Ruhr Occupation

In 1923 German government was unable to pay the reparations required under the terms of the Treaty of Versailles. The French and Belgian governments responded by sending in troops to the Ruhr, the main centre of Germany's coal, iron and steel production.

The German people were outraged and Fritz Thyssen and other industrialists who had investments in the Ruhr, organized a passive resistance campaign. The French responded by bringing in their own workers to operate the mines and began arresting leaders of the resistance movement.

The occupation of the Ruhr led to a collapse of the German economy. There was massive inflation and large increase in unemployment. Germany was now unable to pay any reparations.

Charles G. Dawes, an American banker, was asked by the Allied Reparations Committee to investigate the problem. His report, published in April, 1924, proposed a plan for instituting annual payments of reparations on a fixed scale. He also recommended the reorganization of the German State Bank and increased foreign loans.

Gustav Stresemann, the German chancellor called off the passive resistance and began paying reparations again. The French and Belgian troops withdrew from the Ruhr in 1925.

© , September 1997 - April 2014

Primary Sources

(1) Morgan Philips Price, My Three Revolutions (1969)

The French occupation of the Ruhr had swung German opinion to the Right. That encouraged Hitler and his Fascists in Bavaria and, on November 9th, they struck and tried a coup from the Right. But the Government of the Republic in Berlin at last acted against the Right also. Ludendorff and Hitler escaped and hid, while fourteen of their followers were killed. The stabilization of German currency followed with financial help from America, and things temporarily got on an even keel again. Here I end my story, for I am only relating what I saw and experienced in Germany and from now on I saw and experienced no more.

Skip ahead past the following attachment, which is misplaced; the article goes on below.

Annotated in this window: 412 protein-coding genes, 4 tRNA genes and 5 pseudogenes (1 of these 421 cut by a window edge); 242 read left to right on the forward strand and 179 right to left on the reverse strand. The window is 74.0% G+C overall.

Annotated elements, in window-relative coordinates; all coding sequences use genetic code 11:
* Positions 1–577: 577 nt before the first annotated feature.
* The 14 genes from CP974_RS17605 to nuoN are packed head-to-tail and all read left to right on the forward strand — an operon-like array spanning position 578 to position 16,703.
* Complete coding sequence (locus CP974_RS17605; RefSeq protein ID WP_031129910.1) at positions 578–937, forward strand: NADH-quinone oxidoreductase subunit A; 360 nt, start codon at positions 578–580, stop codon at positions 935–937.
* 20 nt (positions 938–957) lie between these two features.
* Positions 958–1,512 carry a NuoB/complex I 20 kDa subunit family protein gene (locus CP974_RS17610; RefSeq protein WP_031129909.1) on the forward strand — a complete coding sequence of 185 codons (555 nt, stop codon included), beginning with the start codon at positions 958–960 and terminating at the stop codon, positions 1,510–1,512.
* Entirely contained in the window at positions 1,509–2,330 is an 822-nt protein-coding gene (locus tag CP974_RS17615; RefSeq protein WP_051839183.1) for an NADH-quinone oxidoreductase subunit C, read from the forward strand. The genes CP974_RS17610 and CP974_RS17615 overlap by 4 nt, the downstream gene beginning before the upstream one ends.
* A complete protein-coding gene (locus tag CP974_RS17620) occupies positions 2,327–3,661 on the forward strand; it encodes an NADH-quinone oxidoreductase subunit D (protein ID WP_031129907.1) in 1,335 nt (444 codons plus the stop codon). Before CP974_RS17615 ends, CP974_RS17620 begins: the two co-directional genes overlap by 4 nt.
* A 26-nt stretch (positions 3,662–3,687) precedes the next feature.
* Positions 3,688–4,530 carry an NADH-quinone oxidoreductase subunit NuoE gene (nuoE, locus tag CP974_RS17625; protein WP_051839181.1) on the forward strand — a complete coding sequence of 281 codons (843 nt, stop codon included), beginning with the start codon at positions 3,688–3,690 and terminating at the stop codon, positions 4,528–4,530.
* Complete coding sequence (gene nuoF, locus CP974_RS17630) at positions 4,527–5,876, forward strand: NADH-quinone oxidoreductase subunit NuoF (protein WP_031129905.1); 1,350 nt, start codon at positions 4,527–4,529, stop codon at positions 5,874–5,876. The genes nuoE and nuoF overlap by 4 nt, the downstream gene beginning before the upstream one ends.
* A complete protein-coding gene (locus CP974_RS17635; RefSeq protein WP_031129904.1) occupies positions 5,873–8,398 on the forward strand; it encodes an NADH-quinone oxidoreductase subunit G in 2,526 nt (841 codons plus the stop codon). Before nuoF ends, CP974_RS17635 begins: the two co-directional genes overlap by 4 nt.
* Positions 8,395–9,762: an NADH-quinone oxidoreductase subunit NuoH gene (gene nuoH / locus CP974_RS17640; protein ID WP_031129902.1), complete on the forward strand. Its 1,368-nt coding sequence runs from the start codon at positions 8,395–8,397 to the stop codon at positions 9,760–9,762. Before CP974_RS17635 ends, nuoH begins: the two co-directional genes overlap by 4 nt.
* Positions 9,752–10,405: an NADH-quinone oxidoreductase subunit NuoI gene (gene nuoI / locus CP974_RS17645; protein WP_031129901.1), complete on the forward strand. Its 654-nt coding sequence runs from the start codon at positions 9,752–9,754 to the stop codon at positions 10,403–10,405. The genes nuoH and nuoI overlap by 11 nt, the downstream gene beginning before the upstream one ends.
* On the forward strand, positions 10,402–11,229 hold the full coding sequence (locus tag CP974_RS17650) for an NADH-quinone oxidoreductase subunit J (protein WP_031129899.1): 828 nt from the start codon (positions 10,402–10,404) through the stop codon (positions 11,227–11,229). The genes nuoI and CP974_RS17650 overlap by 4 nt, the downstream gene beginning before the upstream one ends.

My years in Germany enabled me to see and report about the weakness of parliamentary and democratic institutions existing there after defeat in the First World War. The Majority Social-Democrats allowed themselves to become prisoners of the military reaction and of the Officers' Corps. The Communists lost their best and wisest leader, Rosa Luxemburg, by murder and deteriorated into a rabble which accepted orders from Moscow, and Moscow was quite ignorant of German affairs. The whole history of Germany during this time was one frightful tragedy which led to Armageddon Number Two.

I left Germany with a feeling of despair, the very opposite to what I had experienced when I left Russia with a feeling of hope and enthusiasm. But perhaps I was now getting more experienced and possibly more sceptical of humanity than I had been when I was in Russia. That does not, however, entirely explain my attitude. The fact was that I was beginning to feel that Germany had to go through another trial to get rid of her political past and become a modern democracy.